Political Power Moves South and West
- Population and power moving South and West does not necessarily help the GOP. Colorado, Virginia and Florida are projected to gain electoral college votes, but all three states voted for Obama in 2008 and 2012.
(From Sabato's Crystal Ball) - At the end of 2014, the Census Bureau released its 2014 population estimates. This provides new fodder for political geeks when looking ahead to the 2020 census and its major political impact: congressional reapportionment.
Unfortunately, the Census Bureau doesn’t release state-level population projections anymore, just national estimates up to the year 2060, leaving it to others to extrapolate where the 50 states will be on April 1, 2020. The well-regarded firm Election Data Services — you may have seen some of their big election maps — put together a set of projections and found that, if trends continue, somewhere between 14 and 17 states may gain or lose U.S. House seats after the 2020 census, as shown above in Map 1.
Winners - Based on EDS’s projections, California (+1), Colorado (+1), Florida (+1), North Carolina (+1), and Texas (+3) are in line to gain at least one seat. In some cases, EDS found that Arizona, Oregon, and/or Virginia may also pick up an additional seat.
Losers - On the other side of the ledger, Alabama (-1), Illinois (-1), Michigan (-1), Minnesota (-1), Ohio (-1), Pennsylvania (-1), Rhode Island (-1), and West Virginia (-1) are positioned to lose a seat, and in at least one projection New York also lost one.
These changes are a broad continuation of the same patterns we have seen over the last few decades. States in the South and West, mainly in the Sun Belt, continue to see larger increases in population relative to states in the Northeast and Midwest. As a result, successive reapportionments keep shifting more and more seats to Southern and Western states at the expense of Northeastern and Midwestern states, as a Crystal Ball analysis from last year explored.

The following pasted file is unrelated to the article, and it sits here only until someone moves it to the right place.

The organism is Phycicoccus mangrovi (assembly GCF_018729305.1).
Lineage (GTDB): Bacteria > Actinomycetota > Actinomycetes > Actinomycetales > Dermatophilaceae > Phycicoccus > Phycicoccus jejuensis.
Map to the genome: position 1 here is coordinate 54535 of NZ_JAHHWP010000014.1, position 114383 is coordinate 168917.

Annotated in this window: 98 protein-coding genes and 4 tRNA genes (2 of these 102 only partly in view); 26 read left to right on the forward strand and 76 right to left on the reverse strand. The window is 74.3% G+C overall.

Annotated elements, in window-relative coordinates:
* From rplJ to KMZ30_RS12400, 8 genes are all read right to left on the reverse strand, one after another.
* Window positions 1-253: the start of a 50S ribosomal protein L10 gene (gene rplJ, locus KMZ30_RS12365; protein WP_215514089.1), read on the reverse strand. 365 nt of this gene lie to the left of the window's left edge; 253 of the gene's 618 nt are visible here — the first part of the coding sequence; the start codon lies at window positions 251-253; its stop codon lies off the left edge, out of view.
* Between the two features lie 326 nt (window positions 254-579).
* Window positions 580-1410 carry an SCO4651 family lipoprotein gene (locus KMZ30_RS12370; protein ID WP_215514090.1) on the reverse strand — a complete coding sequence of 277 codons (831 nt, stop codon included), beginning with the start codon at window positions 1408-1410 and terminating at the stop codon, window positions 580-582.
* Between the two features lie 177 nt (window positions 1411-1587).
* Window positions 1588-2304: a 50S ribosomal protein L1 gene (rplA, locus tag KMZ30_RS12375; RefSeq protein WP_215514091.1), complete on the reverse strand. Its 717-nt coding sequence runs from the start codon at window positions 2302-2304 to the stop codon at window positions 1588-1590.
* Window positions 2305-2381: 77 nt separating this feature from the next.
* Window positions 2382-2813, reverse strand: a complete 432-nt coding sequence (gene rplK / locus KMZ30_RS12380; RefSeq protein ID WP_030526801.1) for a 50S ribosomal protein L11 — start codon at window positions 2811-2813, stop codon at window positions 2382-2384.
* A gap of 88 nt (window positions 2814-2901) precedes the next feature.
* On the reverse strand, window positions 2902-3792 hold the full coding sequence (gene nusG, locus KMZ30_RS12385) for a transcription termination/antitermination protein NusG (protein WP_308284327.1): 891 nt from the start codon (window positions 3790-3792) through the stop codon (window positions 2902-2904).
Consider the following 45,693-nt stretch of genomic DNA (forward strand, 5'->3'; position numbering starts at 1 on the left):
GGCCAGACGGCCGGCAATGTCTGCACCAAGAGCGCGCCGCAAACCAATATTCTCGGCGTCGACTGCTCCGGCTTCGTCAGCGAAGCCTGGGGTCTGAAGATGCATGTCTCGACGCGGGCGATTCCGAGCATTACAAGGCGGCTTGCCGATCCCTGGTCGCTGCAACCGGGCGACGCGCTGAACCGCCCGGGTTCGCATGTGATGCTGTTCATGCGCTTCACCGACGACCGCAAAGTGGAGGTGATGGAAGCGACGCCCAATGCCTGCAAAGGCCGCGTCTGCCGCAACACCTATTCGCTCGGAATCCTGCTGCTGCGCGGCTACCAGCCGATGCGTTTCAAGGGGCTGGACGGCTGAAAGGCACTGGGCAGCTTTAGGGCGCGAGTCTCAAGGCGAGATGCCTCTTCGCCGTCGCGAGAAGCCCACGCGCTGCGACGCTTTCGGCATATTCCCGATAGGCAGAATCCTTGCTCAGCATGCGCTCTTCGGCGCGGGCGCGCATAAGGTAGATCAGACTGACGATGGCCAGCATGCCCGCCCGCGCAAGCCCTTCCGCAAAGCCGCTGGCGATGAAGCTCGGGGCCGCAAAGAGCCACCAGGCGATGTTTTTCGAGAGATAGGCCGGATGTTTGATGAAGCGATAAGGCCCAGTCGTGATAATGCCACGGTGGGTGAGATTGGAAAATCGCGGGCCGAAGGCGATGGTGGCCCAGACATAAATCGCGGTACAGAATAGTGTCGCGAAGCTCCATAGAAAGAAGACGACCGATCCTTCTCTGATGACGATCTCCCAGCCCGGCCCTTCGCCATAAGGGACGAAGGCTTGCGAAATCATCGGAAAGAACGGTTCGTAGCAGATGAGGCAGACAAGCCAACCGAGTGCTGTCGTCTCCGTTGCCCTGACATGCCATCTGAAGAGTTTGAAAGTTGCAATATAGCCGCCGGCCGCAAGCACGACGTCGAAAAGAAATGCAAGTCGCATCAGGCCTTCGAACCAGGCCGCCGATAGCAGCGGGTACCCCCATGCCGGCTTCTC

The gains or losses are worth exploring. The biggest winner for the second straight cycle will probably be Texas, with projections showing it likely to gain three seats after it gained four following the 2010 census. Should it gain three, the Lone Star State will have 39 House members, consolidating its position as the second-largest state in the U.S.
Looking further ahead, if it gains at least one more seat after the 2030 census — a seemingly likely outcome given recent trends — the country will have two states, California and Texas, with 40 or more representatives in Congress for the first time in its history, though the 435-seat House has only existed since 1910. Having two 40-plus states almost happened after the 1970 reapportionment but just missed: While California crossed the 40-seat threshold to 43 seats, New York fell from 41 to 39.
Until 2010, California had gained at least one seat in every reapportionment since it became a state in 1850, but the latest estimates suggest that it may again add a seat after 2020. In December 2014, the Census Bureau announced that Florida had surpassed New York to become the third-largest state in the union.
Read more at Center for Politics.